I am horrified. Sorta rageful. Cringing fitfully. But I get it. I understand why Curve Magazine had to refer to me as a “woman,” at least once. The use of “girl” seems excessive and sloppy. (Is it a “woman’s journey” or a “girl’s bike trip”? Consistency copyeditors.) However, there is one phrase, the title of my article as listed in the table of contents, that makes my gender identity flare his nostrils in anger:
I always swore that I would never be one of those trans people to nitpick about pronouns, make a stink about bathrooms, be militant, bother every friend and lover with constant talk of my body “dysphoria,” or use “dysphoria” or “gender identity” without laughing. But that’s before I actually accepted that I am a trans person, an invisible guy, one who at least is still laughing at the title of his blog post.
Curve is a lesbian magazine. It says the word three times on the cover, including, “Best-Selling Lesbian Magazine.” The audience is Women and Womyn. In flyover states. If I had a quarter for every time a writing teacher told me you don’t have to be the audience of a magazine to write for the magazine; just know your audience…
Five months ago, during my unemployed stint, Curve posted a Craigslist ad seeking freelance writers. Since it’s hard to pitch travel magazines unsolicited, I pitched two travel stories to Curve, one about a permaculture farm in
But… Is there something about being a woman, or a girl, or a sista that is intrinsic to my story? NO! Is it necessary that a woman reading the story assumes that the first-person guide is a woman in order to identify with her? Yes and no. The exact same story (minus the 50 words with the two “dyke” mentions) could’ve been in a men’s magazine, but perhaps it would’ve been less inspiring to the readers of Curve. We seek connections with others like ourselves.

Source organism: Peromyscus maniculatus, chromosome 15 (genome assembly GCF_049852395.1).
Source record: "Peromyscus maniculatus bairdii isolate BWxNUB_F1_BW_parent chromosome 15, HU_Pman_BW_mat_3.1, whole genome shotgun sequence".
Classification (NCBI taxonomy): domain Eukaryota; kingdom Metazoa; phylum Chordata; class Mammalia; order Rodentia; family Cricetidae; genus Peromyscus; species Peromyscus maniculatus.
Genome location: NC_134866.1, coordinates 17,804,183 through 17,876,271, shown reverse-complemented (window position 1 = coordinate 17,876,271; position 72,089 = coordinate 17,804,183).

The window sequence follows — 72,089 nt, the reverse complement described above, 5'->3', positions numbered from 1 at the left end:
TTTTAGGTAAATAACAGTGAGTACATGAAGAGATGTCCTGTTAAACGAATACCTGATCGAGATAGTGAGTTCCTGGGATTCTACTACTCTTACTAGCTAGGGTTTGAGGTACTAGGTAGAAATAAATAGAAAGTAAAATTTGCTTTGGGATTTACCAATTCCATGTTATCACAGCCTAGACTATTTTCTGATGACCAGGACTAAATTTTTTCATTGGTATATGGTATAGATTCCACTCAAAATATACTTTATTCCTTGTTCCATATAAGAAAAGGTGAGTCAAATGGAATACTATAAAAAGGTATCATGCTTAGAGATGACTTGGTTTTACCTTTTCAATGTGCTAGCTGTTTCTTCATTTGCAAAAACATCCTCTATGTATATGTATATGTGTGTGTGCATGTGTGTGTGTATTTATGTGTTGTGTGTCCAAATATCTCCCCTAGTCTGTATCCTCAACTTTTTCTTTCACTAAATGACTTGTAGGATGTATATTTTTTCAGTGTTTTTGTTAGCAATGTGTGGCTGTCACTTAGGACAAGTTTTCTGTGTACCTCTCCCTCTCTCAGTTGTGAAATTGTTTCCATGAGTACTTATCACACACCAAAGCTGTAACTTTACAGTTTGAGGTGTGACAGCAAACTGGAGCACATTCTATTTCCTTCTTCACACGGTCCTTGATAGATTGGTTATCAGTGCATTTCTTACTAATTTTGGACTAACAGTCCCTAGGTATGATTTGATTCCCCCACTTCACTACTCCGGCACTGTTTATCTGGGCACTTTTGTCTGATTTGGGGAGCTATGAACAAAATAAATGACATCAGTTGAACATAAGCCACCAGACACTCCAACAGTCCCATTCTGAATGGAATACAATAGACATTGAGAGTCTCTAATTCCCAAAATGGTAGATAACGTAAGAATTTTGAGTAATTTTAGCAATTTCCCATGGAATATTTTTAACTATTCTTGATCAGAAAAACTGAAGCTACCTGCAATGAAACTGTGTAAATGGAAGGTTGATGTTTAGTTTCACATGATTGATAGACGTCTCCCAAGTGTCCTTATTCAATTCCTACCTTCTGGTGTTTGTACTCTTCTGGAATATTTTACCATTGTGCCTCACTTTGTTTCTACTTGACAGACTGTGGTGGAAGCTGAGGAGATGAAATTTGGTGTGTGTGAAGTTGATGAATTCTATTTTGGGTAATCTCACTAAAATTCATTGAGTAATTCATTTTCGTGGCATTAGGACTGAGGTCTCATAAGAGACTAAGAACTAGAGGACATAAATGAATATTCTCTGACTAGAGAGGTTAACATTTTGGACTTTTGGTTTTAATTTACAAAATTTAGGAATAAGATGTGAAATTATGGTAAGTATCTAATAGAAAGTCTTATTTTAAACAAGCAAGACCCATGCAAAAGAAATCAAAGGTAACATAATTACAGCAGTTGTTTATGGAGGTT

Which is why, even though I don’t think there is an appropriate angle for me to write a letter to Curve expressing my frustration, I am frustrated. I do not feel connected to women. At all. I might as well come out with it: I am NOT a woman.
My boy name is “Nick.” I don’t use it very often, and for now, at least, I don’t mind having two names. If you are one of my friends pulling for “Nino,” I suggest you start calling me that ASAP, because although I like how close it is to my name, it could take a while to get used to. So, I wonder, if I had submitted my article with the name “Nick” or “Nino,” would the editor have asked if I was a woman, would she have just as easily called me out as a woman in the table of contents and title, would she have assumed that in pitching Curve, I was one of the many dykes with a masculine name? Would it have been inappropriate for a man to write the article, a transman? What about a genderqueer boi?
When I walk down the streets, I access my superhuman power to jump into bodies of the dudes. I see myself in time-lapse metamorphosis, my breasts vanishing into pecks, my dick pressing out of my pelvic area. Then, I look in the mirror and see the flatness of my chest, feel the binder ripping into my armpits. I run my hands across my checks, soft as a pre-pubescent boy.
The word “woman” is nails on a chalkboard, a rude interruption of my reality. I am done with my silence, done passing. But even as I write this, I pass. “How’s it going, sister?” asks the plant guy in my office. I have known him for almost ten years. I see him only once a year, usually a run-in at one of my various office jobs. He is twenty feet away watering; I am at my cube; I want to shout, “Hey! Don’t call me sister.” I stay quiet.
If I end up transitioning, or partially transitioning, or changing my name, and someone asks me how I could be so sure, I will say that Curve Magazine helped. That I saw the words “woman” and “girl” and “sista” in print, applied to me, and that I simultaneously wanted to cry, die, disappear and breath fire.
I like my reality better than your reality. And I will chose mine over yours. But fuck you for making me choose.